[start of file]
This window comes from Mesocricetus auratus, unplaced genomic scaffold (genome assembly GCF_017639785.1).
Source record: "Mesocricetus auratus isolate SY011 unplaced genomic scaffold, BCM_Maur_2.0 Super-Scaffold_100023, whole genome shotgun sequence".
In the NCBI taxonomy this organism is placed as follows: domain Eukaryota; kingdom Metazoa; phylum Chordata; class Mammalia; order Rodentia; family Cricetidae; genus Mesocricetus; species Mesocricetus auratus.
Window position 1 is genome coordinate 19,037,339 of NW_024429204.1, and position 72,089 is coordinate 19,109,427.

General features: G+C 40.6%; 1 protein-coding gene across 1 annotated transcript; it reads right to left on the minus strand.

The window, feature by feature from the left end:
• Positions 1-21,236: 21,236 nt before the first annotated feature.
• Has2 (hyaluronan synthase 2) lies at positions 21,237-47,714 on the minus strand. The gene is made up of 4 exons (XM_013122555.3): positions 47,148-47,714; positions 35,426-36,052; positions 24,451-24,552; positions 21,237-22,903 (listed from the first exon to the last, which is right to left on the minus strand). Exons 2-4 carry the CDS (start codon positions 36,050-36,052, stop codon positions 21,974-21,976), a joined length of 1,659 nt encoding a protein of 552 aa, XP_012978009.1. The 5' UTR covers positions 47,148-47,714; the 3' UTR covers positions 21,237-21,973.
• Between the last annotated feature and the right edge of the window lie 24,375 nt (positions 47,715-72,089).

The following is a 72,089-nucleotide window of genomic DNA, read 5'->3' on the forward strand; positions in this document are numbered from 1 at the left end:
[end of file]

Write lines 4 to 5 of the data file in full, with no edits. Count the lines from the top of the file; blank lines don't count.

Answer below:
Window position 1 is genome coordinate 19,037,339 of NW_024429204.1, and position 72,089 is coordinate 19,109,427.

General features: G+C 40.6%; 1 protein-coding gene across 1 annotated transcript; it reads right to left on the minus strand.